Korean director Park Chan-wook followed up his highly acclaimed Joint Security Area with this tale of a deaf mute named Ryu (Shin Ha-kyun) trying to help his sister (Lim Ji-Eun) get a kidney transplant. Because his blood type is incompatible and no donors are available, he turns to a group of black-market organ dealers who offer to find one in return for one of his and ten million won. The dealers rip him off, so Ryu conspires with his girlfriend, a political activist, to kidnap his former boss' young daughter and ransom her for the ten million won. But a horrible complication ruins their plans and things begin to spiral out of control as the girl's father (Song Kang-ho) decides to take matters into his own hands with the help of a sympathetic cop. ~ Tom Vick, All Movie Guide
The first installment of Chan-wook Park's Revenge Trilogy ...followed by "Oldboy" and "Sympathy for Lady Vengeance"... a slow quiet film, the violence that unravels is like a slap in the face...the ending is heart breaking, and hard to watch, but it couldn't have ended any other way.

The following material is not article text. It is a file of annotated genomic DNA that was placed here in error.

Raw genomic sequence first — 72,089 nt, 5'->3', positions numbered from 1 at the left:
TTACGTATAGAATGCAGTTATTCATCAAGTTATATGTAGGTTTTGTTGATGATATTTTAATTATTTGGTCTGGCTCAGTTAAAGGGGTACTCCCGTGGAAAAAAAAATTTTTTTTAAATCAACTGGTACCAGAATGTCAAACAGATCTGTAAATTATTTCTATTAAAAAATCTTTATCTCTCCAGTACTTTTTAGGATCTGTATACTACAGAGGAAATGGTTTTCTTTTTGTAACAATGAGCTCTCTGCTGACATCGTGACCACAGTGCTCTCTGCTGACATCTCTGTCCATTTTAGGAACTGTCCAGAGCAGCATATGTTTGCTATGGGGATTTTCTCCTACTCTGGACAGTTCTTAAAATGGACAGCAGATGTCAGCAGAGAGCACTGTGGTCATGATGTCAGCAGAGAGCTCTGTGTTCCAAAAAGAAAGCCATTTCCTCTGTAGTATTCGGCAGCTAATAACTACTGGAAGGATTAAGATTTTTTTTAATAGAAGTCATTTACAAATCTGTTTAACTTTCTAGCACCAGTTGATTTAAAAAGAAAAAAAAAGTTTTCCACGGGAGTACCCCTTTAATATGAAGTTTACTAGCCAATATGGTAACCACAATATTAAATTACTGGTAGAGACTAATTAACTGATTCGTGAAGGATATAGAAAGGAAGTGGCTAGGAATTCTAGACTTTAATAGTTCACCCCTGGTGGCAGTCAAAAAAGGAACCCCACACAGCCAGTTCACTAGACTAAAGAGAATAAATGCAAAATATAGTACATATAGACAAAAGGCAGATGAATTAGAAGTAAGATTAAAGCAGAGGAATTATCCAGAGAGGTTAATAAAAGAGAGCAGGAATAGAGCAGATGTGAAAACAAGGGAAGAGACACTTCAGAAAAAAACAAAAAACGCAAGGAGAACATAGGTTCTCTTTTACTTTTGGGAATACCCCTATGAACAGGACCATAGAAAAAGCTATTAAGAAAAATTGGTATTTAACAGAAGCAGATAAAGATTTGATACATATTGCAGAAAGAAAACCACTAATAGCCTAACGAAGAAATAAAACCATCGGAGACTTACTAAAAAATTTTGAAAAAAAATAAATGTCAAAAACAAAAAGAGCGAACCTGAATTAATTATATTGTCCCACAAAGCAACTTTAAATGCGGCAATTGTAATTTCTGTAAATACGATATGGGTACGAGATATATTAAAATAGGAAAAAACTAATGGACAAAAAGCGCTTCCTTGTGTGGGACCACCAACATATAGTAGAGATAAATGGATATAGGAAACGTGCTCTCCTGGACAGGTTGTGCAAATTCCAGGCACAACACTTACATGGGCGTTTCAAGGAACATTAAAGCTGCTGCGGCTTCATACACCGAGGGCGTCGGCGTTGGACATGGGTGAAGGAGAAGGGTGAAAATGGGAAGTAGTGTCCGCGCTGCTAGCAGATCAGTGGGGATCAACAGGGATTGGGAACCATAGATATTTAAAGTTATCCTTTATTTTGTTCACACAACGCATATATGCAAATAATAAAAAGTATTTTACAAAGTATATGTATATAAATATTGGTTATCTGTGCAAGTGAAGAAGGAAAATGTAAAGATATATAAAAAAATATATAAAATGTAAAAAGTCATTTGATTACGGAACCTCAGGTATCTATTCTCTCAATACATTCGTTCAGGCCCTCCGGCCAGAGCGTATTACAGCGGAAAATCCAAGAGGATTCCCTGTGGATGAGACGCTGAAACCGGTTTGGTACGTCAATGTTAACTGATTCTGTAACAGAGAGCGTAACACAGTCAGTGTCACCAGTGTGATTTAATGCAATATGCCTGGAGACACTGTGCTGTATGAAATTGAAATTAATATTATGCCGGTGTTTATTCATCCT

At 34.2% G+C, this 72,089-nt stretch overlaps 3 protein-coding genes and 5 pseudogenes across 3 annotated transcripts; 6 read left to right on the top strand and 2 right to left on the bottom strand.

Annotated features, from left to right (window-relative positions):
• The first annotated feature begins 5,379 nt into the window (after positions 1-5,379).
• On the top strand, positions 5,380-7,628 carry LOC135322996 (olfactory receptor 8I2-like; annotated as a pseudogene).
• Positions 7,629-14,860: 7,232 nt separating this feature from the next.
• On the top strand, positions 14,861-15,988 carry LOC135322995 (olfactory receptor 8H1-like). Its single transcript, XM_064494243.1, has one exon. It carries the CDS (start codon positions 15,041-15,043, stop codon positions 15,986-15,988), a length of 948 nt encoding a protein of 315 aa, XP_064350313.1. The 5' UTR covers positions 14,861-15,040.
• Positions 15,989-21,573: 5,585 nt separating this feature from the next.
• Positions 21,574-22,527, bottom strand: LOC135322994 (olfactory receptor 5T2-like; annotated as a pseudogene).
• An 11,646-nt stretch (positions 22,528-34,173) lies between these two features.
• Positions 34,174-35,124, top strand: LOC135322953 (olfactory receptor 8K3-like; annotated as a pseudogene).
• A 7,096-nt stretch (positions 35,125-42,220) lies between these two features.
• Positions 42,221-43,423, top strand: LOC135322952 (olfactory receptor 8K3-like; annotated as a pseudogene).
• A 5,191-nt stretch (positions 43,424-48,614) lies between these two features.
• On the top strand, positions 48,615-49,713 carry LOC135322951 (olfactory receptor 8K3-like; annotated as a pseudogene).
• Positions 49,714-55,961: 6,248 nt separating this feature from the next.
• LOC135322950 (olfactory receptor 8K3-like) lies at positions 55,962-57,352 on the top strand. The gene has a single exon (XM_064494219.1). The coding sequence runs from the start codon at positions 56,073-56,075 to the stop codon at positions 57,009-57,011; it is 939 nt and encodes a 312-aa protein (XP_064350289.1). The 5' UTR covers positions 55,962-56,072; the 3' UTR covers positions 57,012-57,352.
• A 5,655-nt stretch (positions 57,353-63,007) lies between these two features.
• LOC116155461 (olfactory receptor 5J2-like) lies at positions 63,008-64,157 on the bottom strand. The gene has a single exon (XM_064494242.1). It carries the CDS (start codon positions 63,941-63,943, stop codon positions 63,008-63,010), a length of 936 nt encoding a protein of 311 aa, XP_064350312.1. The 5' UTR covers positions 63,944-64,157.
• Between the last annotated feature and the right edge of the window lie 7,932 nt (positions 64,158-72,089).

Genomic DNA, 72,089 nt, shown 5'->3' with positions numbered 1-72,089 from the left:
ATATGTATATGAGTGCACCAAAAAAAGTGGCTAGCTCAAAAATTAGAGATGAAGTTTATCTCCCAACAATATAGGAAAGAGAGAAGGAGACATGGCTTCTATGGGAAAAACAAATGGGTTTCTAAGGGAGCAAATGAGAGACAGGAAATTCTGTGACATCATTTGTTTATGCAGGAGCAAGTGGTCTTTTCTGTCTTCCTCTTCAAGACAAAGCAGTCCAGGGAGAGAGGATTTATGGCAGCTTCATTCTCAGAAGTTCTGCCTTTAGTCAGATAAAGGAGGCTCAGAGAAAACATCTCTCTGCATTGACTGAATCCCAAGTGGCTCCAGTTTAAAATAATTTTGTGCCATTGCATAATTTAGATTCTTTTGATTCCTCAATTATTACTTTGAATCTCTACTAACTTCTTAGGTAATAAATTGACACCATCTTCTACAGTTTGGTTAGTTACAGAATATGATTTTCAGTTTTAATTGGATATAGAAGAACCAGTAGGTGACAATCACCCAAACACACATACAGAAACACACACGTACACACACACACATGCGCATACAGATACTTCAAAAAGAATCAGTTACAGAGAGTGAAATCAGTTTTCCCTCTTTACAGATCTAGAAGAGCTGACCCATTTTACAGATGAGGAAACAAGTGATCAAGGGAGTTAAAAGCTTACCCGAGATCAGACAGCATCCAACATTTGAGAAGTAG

Chan Wook Park's splendid if difficult SYMPATHY FOR MR. VENGEANCE was made prior to his "Old Boy" (which was released first here in the US). Part of a trilogy, which has now concluded with yet-to-be-DVD-released "Sympathy for Lady Vengeance," the film again deals with revenge and its various outcomes. I can't recall any movies that handle this theme better--neither from the perspective of story nor of filmmaking technique. Park's sense of composition and color, his ability to capture so much in a single shot, is remarkable. Yet what really stands out to me is how he makes us care about and understand all his main characters and their needs. No one becomes a villain, even though each does stupid and terrible things.
Interestingly, we see not so much violence or bloodshed for the first hour of the film. Instead the director builds his story quietly, communicating the gnawing feeling that we are here as witnesses to the worst that could happen. And then he escalates, brilliantly. Because, by the finale, we better appreciate the enormous waste of life and its possibilities that revenge wreaks, I stand with those Park-lovers who insist that this director is not exploitative (a la Tarantino and his ilk) but highly responsible, moral to the core, and a great filmmaker. If you haven't yet seen it, rent his wonderful J.S.A. ("Joint Security Area"), too.